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Time Series of InSAR-Measured Seasonal Surface Deformation Induced by the West African Monsoon in Sudanian West Africa


Authors: Kimberly Slinski
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Resource type: Composite Resource
Storage: The size of this resource is 51.6 MB
Created: Mar 05, 2019 at 11:31 p.m.
Last updated: Mar 06, 2019 at 12:15 a.m.
DOI: 10.4211/hs.d03e53c0d3eb4c72ad43edc0b309755a
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Sharing Status: Published
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Abstract

This dataset consists of InSAR-measured line-of-sight surface deformation over the Ara watershed (located in northern Benin) for two dry seasons (November 2015-June 2016 and November 2016-June 2017). Thirty-six single look complex (SLC) images acquired by the Sentinel 1 mission were obtained from the Alaska Satellite Facility (ASF) Distributed Active Archive Centers (DAAC; http://www.asf.alaska.edu/). 12-, 24-, and 36-day interferograms were generated using the open source (GNU General Public License) Generic Mapping Tools 5 Synthetic Aperture Radar (GMT5SAR) processing system (Sandwell et al 2016, Massonnet and Feigl 1998). GMT5SAR geometrically aligns Sentinel TOPSAR images to a single master image with centimeter accuracy, maps topography into phase, and forms a stack of complex interferograms (Sandwell et al 2016). The Generic Mapping Tools- (GMT-) (Wessel et al 2013) based GMT5SAR postprocesser filters the interferogram and generates phase, coherence, and phase gradient products. GMT5SAR unwraps the interferograms using the well-known snaphu algorithm (Chen and Zebker 2000). Filter and decimation parameters for the inSAR processing were chosen to produce relatively high resolution interferograms, considering the computational cost of phase unwrapping. Lighter filtering and decimation improves interferogram resolution, but increases the computational time for phase unwrapping. Pixels were decimated by a factor of 8 in the range and 2 in the azimuth directions, generating interferograms with a pixel size of approximately 18.4 x 28.2 meters (range x azimuth). A 100 meter Gaussian filter was selected for the Ara study area. Enhances spectral diversity was used to reduce phase mismatch at the burst boundary (Sandwell et al 2016). The new small baseline subset(NSBAS) technique (Doin et al 2011) was used was used to generate a time series analysis of deformation across the study area. The NSBAS algorithm was applied using the Generic InSAR Analysis Toolbox (GIAnT; Agram et al 2012, 2013). The GIAnT tool box stacked the geometrically-aligned phase-unwrapped interferograms, estimated and applied corrections for residual long‐wavelength errors due to imprecise orbits, and estimated line-of-sight displacements using the NSBAS technique.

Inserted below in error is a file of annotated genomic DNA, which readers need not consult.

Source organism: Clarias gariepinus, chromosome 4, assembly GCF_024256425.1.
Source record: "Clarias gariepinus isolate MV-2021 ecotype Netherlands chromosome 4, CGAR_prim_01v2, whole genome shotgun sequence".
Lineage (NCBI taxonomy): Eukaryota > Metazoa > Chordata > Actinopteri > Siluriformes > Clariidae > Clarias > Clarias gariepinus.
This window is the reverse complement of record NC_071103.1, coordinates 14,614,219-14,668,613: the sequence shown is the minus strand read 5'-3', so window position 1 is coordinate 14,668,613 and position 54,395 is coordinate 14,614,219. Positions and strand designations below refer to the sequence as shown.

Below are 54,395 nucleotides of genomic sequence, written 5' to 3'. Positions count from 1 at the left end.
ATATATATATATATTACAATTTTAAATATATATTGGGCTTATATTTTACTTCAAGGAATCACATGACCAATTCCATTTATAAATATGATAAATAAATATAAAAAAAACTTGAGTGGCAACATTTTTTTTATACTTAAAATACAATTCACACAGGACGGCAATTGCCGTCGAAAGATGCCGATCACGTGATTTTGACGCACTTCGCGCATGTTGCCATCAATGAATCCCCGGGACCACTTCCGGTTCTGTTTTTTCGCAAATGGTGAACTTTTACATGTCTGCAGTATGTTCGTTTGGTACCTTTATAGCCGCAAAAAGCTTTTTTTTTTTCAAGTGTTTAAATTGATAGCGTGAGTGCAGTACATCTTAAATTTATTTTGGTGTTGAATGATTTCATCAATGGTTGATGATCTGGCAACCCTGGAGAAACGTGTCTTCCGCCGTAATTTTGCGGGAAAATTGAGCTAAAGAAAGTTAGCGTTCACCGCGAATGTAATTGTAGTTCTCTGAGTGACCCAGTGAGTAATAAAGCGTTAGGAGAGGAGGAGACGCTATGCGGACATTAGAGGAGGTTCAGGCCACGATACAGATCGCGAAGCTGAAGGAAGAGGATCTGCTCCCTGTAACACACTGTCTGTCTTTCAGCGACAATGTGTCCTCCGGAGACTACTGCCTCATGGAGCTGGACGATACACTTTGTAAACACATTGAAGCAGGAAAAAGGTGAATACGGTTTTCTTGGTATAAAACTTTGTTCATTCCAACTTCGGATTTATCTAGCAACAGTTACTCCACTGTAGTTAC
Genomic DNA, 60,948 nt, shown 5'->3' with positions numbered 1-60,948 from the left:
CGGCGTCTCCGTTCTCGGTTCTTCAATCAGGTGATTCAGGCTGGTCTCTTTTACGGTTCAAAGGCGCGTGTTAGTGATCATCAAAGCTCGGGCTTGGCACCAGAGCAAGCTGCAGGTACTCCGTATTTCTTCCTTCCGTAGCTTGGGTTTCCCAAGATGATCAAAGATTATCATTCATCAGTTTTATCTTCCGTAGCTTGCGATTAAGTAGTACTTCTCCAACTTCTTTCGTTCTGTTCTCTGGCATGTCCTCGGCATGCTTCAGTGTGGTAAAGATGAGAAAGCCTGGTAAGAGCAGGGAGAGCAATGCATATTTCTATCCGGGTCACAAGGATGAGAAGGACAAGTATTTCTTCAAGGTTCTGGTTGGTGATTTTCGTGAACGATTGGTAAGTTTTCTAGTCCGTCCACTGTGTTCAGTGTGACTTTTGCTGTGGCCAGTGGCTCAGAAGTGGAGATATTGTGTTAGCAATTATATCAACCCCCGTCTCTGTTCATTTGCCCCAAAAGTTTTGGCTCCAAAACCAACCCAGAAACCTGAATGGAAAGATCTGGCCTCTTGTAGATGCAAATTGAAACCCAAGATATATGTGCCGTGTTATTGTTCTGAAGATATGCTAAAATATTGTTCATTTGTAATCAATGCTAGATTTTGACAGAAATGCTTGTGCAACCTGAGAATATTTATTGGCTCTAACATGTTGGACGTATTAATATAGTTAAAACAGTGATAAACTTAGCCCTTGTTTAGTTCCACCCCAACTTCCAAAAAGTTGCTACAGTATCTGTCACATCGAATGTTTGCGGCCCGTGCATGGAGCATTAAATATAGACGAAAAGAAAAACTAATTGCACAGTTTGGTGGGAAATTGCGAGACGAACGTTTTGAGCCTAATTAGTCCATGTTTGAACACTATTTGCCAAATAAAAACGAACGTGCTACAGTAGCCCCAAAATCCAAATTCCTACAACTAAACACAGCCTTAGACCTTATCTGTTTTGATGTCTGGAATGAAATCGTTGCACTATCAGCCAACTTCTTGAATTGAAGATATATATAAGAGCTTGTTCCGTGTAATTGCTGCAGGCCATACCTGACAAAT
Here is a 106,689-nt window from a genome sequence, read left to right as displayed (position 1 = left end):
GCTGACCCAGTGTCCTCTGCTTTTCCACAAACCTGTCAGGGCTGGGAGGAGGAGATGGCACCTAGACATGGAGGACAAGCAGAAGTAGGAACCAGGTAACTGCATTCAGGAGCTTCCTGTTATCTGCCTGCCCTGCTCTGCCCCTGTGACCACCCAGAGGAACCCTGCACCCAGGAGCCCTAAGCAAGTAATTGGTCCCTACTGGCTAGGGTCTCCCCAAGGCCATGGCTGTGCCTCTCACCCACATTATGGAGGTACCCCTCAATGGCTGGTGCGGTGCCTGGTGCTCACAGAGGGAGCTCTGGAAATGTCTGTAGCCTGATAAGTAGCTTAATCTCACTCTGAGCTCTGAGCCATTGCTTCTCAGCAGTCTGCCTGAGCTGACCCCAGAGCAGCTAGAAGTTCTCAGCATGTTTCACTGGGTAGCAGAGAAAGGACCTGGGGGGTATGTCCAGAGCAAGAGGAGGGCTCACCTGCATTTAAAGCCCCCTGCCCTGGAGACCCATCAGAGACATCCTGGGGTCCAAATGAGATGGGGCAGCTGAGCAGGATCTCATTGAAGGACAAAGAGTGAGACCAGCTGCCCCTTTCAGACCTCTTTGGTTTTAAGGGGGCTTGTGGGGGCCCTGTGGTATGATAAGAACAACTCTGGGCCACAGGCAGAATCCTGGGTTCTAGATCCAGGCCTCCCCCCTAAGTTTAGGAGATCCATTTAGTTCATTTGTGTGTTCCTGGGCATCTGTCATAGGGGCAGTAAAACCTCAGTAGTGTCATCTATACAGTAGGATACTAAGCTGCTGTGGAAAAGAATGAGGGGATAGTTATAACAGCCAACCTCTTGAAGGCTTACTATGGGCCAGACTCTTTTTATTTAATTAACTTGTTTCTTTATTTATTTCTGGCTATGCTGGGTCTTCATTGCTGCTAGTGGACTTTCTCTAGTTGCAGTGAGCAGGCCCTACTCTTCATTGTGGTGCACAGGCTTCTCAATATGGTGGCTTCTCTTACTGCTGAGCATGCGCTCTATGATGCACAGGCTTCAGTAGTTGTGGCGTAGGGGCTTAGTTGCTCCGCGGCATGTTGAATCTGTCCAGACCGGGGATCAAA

Agram P S, Jolivet R, Riel B, Lin Y N, Simons M, Hetland E, Doin M-P and Lasserre C 2013 New Radar Interferometric Time Series Analysis Toolbox Released Eos Trans. Am. Geophys. Union 94 69–70
Chen C W and Zebker H A 2000 Network approaches to two-dimensional phase unwrapping: intractability and two new algorithms J Opt Soc Am A 17 401–414
Doin M-P, Guillaso S, Jolivet R, Lasserre C, Lodge F, Ducret G and Grandin R 2011 Presentation of the small baseline NSBAS processing chain on a case example: the Etna deformation monitoring from 2003 to 2010 using Envisat data Proceedings of the Fringe Symposium (ES) pp 3434–3437
Massonnet D and Feigl K L 1998 Radar interferometry and its application to changes in the Earth’s surface Rev. Geophys. 36 441–500
Sandwell D, Mellors R, Tong X, Wei M and Wessel P 2016 Gmtsar: An insar processing system based on generic mapping tools (second edition)
Wessel P, Smith W H, Scharroo R, Luis J and Wobbe F 2013 Generic mapping tools: improved version released Eos Trans. Am. Geophys. Union 94 409–410

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Resource Level Coverage

Spatial

Coordinate System/Geographic Projection:
WGS 84 EPSG:4326
Coordinate Units:
Decimal degrees
North Latitude
9.7888°
East Longitude
1.6123°
South Latitude
9.7231°
West Longitude
1.5306°

Temporal

Start Date:
End Date:

Content

References

Sources

Derived From: Torres R, Snoeij P, Geudtner D, Bibby D, Davidson M, Attema E, Potin P, Rommen B, Floury N, Brown M, Traver I N, Deghaye P, Duesmann B, Rosich B, Miranda N, Bruno C, L’Abbate M, Croci R, Pietropaolo A, Huchler M and Rostan F 2012 GMES Sentinel-1 mission Remote Sens. Environ. 120 9–24

Related Resources

The content of this resource serves as the data for: Slinski, K., T. Pellarin, B. Hector, J.M. Cohard, J.M. Vouillamoz, M. Descloitres, T. Hogue, and J. McCray. “InSAR-Measured Seasonal Surface Deformation Induced by the West African Monsoon in Sudanian West Africa.” Applied Sciences [Special Issue: Advances in Geohydrology: Methods and Applications] (in preparation).

Credits

Funding Agencies

This resource was created using funding from the following sources:
Agency Name Award Title Award Number
National Science Foundation Graduate Research Fellowship DGE-1057607

Contributors

People or organizations that contributed technically, materially, financially, or provided general support for the creation of the resource's content but are not considered authors.

Name Organization Address Phone Author Identifiers
Dr. Thierry Pellarin
Dr. Jean-Martial Cohard
Dr. Basile Hector
Dr. Terri Hogue
Dr. John McCray

How to Cite

Slinski, K. (2019). Time Series of InSAR-Measured Seasonal Surface Deformation Induced by the West African Monsoon in Sudanian West Africa, HydroShare, https://doi.org/10.4211/hs.d03e53c0d3eb4c72ad43edc0b309755a

This resource is shared under the Creative Commons Attribution CC BY.

 http://creativecommons.org/licenses/by/4.0/
CC-BY

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